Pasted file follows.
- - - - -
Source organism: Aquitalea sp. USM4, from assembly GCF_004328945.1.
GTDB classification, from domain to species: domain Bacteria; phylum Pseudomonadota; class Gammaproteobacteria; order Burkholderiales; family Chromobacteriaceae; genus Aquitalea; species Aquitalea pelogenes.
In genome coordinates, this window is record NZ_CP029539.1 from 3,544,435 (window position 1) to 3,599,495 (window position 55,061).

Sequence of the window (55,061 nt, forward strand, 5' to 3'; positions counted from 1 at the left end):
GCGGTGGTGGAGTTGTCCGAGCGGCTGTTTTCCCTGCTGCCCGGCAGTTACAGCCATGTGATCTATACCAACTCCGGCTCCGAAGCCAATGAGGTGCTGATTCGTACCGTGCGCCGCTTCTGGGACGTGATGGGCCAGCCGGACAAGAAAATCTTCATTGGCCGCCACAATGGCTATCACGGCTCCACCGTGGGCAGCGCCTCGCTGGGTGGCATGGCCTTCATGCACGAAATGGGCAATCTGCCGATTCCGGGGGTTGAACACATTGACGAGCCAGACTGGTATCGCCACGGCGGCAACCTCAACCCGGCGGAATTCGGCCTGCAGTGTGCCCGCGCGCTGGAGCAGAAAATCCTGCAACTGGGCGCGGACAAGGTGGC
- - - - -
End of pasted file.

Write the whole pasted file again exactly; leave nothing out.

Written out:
Source organism: Aquitalea sp. USM4, from assembly GCF_004328945.1.
GTDB classification, from domain to species: domain Bacteria; phylum Pseudomonadota; class Gammaproteobacteria; order Burkholderiales; family Chromobacteriaceae; genus Aquitalea; species Aquitalea pelogenes.
In genome coordinates, this window is record NZ_CP029539.1 from 3,544,435 (window position 1) to 3,599,495 (window position 55,061).

Sequence of the window (55,061 nt, forward strand, 5' to 3'; positions counted from 1 at the left end):
GCGGTGGTGGAGTTGTCCGAGCGGCTGTTTTCCCTGCTGCCCGGCAGTTACAGCCATGTGATCTATACCAACTCCGGCTCCGAAGCCAATGAGGTGCTGATTCGTACCGTGCGCCGCTTCTGGGACGTGATGGGCCAGCCGGACAAGAAAATCTTCATTGGCCGCCACAATGGCTATCACGGCTCCACCGTGGGCAGCGCCTCGCTGGGTGGCATGGCCTTCATGCACGAAATGGGCAATCTGCCGATTCCGGGGGTTGAACACATTGACGAGCCAGACTGGTATCGCCACGGCGGCAACCTCAACCCGGCGGAATTCGGCCTGCAGTGTGCCCGCGCGCTGGAGCAGAAAATCCTGCAACTGGGCGCGGACAAGGTGGC